Wimpy Copywriter = Hungry Kids


The Story: It's one of the most common mistakes in all forms of selling – not asking for the sale.

Hard to believe? Maybe. But it's true anyway; people just don't want to ask for the order.

The Point: There comes a point where you've presented all the benefits of your offer; you've demonstrated its value; you've supplied lots of credible testimonials; you've shown your iron-clad guarantee… and you just need to ask for the sale.

On the Internet, this can be as easy as putting in a link that says “Order Now”.

The Resource: Gitomer

3 Ways To Un-Wimpify Your Copy:

1. Ask for the order plainly.
2. Ask for the order early.
3. Ask for the order more often.

Click for the Podcast Audio:

Click Here

Get Ray Edwards in iTunes Podcast

Ray Edwards is a world-renowned copywriter and communications strategist, writing for some of the most powerful voices in leadership and business including New York Times bestselling authors Jack Canfield and Mark Victor Hansen (Chicken Soup for the Soul) and Tony Robbins. Ray is a sought-after speaker and author, hosts a popular weekly podcast, and blogs at RayEdwards.com.

Grow Your Business

Grow Your Business

Proven teaching. Inspired approach. Free Course.

Click Here to Subscribe

  • Cheryl Antier

    Hi Ray,

    You made some good points – especially in your podcast, which ties in really well with your headline. I’d like to add my two cents worth because of what the title of your post made me think of – Hungry Kids, McDonald’s and how to “Supersize” your copy.

    Anyone who has every ordered anything at McDonald’s has met with that incredibly subtle question – the ubiquitous “Would you like fries with that?”

    It’s an amazing upsell that most of us don’t even notice anymore – and more importantly, we don’t resent. (I completely agree with your point that’s one of the unvoiced fears most entrepreneurs have – maybe because of what our mothers taught us about being rude – we’re afraid people aren’t going to “like us” if we ask for the sale because we’re being “pushy.”)

    So why don’t we resent the McDonald’s employee?

    Because our self-interest has kicked in.

    We already want the Quarter Pounder with Cheese.

    And we know how good those fries will taste with it.

    But I love the fact that after that first upsell, you get a second one. “Large or Medium?” (Small isn’t even mentioned, although it’s on the menu.)

    And then, there’s even a third upsell. “Would you like to supersize that?”

    McDonald’s discovered years ago that if they ask if you “want fries with that?” most people say yes.

    And if they ask if you want it large – again, more of us will say yes.

    And supersize it? For only a few pennies more? Yeah baby!

    When it comes to selling to kids – that where I think McDonald’s has really got it down to an exact science.

    I’m talking of course about their often duplicated “Happy Meals.”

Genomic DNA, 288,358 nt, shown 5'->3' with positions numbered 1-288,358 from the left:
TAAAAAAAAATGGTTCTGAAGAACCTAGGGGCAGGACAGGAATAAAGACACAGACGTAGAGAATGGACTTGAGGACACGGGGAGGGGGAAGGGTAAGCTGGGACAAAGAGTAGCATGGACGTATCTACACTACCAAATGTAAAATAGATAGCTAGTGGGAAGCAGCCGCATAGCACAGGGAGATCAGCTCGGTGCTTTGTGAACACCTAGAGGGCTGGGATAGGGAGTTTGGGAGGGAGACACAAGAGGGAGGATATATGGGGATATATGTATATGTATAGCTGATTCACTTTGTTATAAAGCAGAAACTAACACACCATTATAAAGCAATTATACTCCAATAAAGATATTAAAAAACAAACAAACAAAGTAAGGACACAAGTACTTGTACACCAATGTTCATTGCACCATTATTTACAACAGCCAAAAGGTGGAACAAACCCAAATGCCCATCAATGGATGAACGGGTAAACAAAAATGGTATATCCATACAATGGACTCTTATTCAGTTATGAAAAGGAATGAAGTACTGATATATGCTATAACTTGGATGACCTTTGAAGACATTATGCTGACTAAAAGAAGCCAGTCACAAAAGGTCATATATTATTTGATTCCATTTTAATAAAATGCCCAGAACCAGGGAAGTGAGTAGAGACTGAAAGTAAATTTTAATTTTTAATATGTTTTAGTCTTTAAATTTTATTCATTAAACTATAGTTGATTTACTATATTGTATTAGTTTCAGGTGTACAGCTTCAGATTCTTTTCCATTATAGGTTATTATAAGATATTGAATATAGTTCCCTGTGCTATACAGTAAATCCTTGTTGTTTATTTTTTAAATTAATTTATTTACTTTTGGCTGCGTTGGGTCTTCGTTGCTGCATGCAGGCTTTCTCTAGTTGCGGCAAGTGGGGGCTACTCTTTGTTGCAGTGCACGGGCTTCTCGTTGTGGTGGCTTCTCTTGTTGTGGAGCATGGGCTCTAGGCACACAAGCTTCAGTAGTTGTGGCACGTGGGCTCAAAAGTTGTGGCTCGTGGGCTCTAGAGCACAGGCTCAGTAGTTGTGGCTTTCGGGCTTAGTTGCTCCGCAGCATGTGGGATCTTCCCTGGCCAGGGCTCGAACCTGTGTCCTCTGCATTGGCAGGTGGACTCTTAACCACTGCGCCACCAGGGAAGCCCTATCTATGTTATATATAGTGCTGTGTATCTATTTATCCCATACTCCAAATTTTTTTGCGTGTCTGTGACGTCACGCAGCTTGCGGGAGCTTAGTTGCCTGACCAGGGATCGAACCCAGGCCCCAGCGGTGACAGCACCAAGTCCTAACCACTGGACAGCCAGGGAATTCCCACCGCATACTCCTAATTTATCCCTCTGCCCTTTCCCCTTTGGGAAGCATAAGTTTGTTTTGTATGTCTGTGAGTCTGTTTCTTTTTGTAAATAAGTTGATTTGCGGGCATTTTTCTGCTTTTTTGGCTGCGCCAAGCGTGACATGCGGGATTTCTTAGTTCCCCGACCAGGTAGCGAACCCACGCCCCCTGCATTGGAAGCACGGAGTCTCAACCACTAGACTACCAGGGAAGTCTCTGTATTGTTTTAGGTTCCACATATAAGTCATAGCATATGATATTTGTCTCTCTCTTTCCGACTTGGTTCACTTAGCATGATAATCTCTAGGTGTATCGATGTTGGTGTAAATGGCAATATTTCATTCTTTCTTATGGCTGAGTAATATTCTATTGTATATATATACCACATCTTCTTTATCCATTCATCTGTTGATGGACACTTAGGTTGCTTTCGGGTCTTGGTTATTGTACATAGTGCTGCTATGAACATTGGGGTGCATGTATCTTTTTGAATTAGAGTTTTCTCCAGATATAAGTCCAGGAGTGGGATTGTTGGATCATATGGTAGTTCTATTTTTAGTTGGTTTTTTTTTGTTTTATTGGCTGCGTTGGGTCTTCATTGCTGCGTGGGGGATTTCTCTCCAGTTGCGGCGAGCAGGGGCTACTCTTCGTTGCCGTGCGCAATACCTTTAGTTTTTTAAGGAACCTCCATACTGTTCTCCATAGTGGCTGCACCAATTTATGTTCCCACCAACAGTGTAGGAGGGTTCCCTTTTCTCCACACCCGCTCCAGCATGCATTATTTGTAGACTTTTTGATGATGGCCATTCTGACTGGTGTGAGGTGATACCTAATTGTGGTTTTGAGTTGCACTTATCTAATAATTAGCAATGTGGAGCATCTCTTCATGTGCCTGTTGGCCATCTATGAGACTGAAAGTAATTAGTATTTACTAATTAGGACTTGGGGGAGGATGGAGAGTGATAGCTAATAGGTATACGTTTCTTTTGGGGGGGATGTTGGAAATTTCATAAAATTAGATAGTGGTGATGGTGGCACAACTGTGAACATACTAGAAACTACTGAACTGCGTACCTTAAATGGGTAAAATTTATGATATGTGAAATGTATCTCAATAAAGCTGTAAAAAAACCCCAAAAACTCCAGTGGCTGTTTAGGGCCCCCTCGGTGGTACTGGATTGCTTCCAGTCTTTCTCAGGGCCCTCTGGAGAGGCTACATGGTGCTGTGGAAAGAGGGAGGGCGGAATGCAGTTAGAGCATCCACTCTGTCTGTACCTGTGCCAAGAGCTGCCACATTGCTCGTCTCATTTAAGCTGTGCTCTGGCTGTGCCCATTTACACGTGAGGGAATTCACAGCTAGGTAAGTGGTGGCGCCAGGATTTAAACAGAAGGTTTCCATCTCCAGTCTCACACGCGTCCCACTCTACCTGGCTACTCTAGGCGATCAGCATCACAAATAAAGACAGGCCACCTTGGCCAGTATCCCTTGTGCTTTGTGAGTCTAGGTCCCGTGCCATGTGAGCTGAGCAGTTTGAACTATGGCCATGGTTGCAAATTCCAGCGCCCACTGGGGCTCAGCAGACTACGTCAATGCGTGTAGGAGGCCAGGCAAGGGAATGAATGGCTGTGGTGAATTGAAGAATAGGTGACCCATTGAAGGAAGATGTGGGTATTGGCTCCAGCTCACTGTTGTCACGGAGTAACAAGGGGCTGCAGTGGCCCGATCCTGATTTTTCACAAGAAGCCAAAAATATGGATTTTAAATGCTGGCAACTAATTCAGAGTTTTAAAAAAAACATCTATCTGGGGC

They give kids a variety of choices – hamburger, cheeseburger, McNuggets…then fries, carrot sticks or potatoes…and so on and so on.

    Kids are being conditioned to place an order, make a choice – and before long, they’re upsold to the “Big Kid’s Meal.” No wonder McDonald’s has sold over a trillion hamburgers and still counting…

    Now I’m not saying that your sales copy should take on the look or feel of an assembly line or that you should be cranking out carbon copies of anyone else’s sale copy.

    But I think McDonald’s offers an excellent example for any budding copywriter to look at.

    First of all, they lead you right to the sale. (Okay, so it’s a little harder with copy than just saying “Can I help you?” But you know what I mean…)

    It’s after you’ve placed your order (which you explain really well how to do in this post), but before the sale has been completed that they offer their upsells – not once but several times…

    Get that right with your sales copy and you won’t ever have to worry about having hungry kids. (Just don’t take ’em to McDonald’s all the time…)

    • Ray Edwards

      Amen to that last statement! 😉

  • I loved Jeffrey Gitomers – Little Red Book of Sales Answers. It is available at every library in the word. There is no excuse not to read it. And it makes a great addition for anyones personnal collection.

    What is the point of your page?
    What action do you want the visitor to take?
    Ask for that action and make it painless to do it.

  • Ed Erickson

    Thanks for the info on Gitomar’s ideas and his book. I’ll have to pick that one up and add it to my burgeoning library. : )

    Seems like asking early and often simply allows resistance to be broken down. Plus people actually do appreciate clarity, especially in this attention deficit age. There is simply too much info to sort thru all the time.

    Here’s how I’m understanding it:
    Get to the psyche early and often. Sell throughout, close with the power of audio or video testimonials. If you can employ techniques for these features that enhance readablity/usability, you’re operating on all cylinders. Love it.

    Great blog content and comments everybody. Stumbling upon Ray is a goldmine. Though nothing in life happens as an accident! : )

  • Ray Edwards

    You might also check out a little book by Seth Godin called The Big Red Fez. Highly recommended.

  • I think it’s all a mind thing man! You have to condition yourself to ask for the sale! I think we’ve been so conditioned into thinking selling is bad, when first starting out we tip toe around the issue.

    But that doesn’t put money in our pockets and that’s not what writing persuasively is about!

    Make the offer!

    Joe Swopes’s last blog post..Robert Cialdini, Kung Pao Chicken, And Cigar Smoke….